Why did Ya’acov let his favorite wife lie by the wayside, instead of carrying her at least into the city of Beitlechem, which was nearby? According to Ramban, the reason why Ya’acov didn’t bury Rachel in the Cave of Machpelah was in order that he should not be buried together with two sisters, for Torah law forbids marrying two sisters. Since Leah was his first wife, she was buried with Ya’acov, despite the fact that Rachel was his first love. Rashi explains the deeper reason why Rachel had to be buried by the wayside. Ya’acov buried her there by the command of G-d, so that Rachel would help her children in future times when Nebuzaradan would drive them into captivity. When the Jews were to pass along the road, Rachel would come forth from her grave and stand by her tomb weeping and beseeching mercy for her children:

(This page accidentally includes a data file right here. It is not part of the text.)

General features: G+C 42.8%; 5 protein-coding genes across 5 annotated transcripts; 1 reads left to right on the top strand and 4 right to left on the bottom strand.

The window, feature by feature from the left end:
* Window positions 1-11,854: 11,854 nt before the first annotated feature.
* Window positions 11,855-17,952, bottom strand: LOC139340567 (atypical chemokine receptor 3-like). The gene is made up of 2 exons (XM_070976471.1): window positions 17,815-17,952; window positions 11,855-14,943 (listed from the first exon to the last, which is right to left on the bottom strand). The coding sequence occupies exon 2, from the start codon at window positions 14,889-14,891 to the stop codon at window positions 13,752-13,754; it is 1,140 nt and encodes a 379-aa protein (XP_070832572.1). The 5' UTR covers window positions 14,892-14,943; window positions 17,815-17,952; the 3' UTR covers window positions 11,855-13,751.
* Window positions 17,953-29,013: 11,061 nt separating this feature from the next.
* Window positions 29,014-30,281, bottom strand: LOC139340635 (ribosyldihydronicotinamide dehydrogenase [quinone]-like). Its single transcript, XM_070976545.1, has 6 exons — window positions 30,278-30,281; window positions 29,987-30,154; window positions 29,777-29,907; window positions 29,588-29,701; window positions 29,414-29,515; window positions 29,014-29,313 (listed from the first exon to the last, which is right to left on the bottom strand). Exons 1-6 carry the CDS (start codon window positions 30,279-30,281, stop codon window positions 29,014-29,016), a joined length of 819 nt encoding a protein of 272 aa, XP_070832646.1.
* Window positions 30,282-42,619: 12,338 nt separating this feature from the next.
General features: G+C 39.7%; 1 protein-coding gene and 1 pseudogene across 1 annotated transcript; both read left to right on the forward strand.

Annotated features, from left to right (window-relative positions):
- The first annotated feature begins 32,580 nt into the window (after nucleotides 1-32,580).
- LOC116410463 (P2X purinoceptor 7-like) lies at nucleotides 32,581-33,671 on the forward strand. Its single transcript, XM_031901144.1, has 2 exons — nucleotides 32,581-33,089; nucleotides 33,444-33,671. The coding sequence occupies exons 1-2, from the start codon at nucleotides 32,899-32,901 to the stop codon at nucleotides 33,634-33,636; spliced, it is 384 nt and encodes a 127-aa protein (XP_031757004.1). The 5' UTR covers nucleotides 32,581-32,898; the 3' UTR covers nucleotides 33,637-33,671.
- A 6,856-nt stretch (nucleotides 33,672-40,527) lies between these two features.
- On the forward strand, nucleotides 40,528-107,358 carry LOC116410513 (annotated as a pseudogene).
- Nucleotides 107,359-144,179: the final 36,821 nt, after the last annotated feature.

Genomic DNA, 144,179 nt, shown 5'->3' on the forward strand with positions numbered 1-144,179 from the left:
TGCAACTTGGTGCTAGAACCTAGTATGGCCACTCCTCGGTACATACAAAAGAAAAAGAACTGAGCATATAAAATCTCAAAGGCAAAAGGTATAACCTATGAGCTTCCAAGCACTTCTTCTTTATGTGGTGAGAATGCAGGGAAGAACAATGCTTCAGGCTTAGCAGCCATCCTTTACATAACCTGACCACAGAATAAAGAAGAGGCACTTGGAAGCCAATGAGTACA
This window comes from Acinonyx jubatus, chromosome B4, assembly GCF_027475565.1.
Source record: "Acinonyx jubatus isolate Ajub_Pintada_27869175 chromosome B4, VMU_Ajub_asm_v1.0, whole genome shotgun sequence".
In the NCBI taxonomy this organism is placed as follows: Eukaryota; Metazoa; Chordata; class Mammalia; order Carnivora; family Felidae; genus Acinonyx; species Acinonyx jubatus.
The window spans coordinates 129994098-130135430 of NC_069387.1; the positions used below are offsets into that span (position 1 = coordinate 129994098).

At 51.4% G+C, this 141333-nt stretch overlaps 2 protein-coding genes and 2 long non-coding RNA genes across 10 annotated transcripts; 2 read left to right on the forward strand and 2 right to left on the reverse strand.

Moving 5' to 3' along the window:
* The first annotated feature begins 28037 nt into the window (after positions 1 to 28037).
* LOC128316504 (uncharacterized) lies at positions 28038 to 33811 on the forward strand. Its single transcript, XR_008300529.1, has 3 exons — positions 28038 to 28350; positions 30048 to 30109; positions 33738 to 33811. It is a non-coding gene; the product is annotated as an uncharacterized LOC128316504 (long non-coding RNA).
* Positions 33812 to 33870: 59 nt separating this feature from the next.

Thus says Hashem, A voice was heard in Ramah, lamentation and bitter weeping, Rachel weeping for her children, she refused to be comforted for her children, because they are not. Thus says Hashem, Keep your voice from weeping and your eyes from tears; for your deed shall be rewarded says Hashem; and they shall come back again from the land of the enemy. There is hope for your future, says Hashem, that your children shall come back again to their own border (Yirmeyahu 31:14–16).
Monday, December 28, 2009
Tuesday, November 3, 2009